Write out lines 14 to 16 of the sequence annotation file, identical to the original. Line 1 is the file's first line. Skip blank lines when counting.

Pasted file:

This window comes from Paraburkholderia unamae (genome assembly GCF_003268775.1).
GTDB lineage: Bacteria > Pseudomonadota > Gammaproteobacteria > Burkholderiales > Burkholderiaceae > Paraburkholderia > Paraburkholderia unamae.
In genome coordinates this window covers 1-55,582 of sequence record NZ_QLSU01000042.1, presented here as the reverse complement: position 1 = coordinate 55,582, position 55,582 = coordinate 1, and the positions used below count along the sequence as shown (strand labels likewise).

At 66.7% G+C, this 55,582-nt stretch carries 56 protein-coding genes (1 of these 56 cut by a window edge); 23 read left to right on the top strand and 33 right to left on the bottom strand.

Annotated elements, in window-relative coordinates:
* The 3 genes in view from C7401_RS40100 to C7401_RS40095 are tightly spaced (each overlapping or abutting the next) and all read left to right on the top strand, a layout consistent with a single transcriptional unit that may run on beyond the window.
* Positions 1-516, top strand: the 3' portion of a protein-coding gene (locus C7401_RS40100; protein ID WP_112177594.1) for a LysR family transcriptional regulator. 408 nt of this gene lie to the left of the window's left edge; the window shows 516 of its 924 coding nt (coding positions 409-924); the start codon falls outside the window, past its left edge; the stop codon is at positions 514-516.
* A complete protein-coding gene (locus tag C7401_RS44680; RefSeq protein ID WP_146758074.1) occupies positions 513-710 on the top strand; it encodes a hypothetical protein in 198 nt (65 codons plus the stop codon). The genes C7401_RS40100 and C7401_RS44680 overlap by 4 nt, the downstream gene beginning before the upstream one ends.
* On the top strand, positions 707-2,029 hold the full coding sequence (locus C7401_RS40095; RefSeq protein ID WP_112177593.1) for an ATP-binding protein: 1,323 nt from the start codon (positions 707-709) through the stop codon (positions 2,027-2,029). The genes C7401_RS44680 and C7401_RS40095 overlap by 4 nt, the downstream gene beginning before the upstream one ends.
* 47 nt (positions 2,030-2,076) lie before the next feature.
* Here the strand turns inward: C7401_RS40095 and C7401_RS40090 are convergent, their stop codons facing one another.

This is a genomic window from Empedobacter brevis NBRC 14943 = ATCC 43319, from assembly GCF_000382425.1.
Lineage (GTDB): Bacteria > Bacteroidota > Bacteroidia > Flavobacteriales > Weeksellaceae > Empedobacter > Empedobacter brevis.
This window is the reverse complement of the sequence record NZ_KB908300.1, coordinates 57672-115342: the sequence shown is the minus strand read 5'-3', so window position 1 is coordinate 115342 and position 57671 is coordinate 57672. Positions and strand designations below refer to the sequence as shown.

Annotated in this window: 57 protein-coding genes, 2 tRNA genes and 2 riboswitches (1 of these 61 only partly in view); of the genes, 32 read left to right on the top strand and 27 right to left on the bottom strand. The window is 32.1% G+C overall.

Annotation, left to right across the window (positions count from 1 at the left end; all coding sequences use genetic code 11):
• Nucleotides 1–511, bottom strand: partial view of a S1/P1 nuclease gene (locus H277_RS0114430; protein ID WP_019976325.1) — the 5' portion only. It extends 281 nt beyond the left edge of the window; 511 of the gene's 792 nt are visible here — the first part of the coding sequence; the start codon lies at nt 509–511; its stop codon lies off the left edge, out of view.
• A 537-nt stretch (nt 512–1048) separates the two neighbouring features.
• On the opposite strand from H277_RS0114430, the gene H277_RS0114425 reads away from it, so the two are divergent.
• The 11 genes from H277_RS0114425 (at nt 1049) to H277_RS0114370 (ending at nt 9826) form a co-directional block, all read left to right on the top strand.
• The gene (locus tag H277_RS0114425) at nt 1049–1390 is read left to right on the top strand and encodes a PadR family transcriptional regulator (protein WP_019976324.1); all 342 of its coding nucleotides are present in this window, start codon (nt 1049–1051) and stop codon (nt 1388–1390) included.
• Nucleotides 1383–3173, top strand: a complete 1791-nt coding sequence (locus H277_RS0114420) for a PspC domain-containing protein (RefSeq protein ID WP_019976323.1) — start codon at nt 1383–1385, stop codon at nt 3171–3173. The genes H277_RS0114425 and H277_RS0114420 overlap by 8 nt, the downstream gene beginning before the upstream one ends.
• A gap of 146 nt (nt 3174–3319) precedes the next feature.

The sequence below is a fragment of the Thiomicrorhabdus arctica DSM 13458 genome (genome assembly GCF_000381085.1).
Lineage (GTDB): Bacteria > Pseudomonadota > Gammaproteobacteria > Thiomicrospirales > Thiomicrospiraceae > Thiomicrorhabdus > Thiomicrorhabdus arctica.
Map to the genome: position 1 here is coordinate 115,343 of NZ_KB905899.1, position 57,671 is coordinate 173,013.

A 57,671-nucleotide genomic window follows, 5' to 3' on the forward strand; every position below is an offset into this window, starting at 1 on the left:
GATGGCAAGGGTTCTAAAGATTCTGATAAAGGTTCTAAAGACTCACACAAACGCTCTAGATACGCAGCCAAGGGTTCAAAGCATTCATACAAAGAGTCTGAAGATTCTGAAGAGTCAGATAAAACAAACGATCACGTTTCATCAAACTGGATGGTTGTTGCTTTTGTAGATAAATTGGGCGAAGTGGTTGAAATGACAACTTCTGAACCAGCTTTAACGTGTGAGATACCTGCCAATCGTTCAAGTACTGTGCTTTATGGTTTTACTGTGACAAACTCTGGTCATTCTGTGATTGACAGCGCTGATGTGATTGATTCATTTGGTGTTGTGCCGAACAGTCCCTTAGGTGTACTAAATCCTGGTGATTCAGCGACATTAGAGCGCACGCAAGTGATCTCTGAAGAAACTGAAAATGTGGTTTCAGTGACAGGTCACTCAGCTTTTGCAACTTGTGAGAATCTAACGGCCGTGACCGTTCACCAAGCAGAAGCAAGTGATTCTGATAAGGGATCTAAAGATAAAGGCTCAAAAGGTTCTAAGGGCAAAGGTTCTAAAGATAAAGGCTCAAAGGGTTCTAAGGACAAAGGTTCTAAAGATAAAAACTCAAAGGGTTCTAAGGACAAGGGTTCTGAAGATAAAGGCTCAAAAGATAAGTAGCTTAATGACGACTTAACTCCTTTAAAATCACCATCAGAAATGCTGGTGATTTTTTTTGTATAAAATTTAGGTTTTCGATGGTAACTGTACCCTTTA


This window is the reverse complement of the sequence record NZ_KB908300.1, coordinates 57672-115342: the sequence shown is the minus strand read 5'-3', so window position 1 is coordinate 115342 and position 57671 is coordinate 57672. Positions and strand designations below refer to the sequence as shown.

Annotated in this window: 57 protein-coding genes, 2 tRNA genes and 2 riboswitches (1 of these 61 only partly in view); of the genes, 32 read left to right on the top strand and 27 right to left on the bottom strand. The window is 32.1% G+C overall.

Annotation, left to right across the window (positions count from 1 at the left end; all coding sequences use genetic code 11):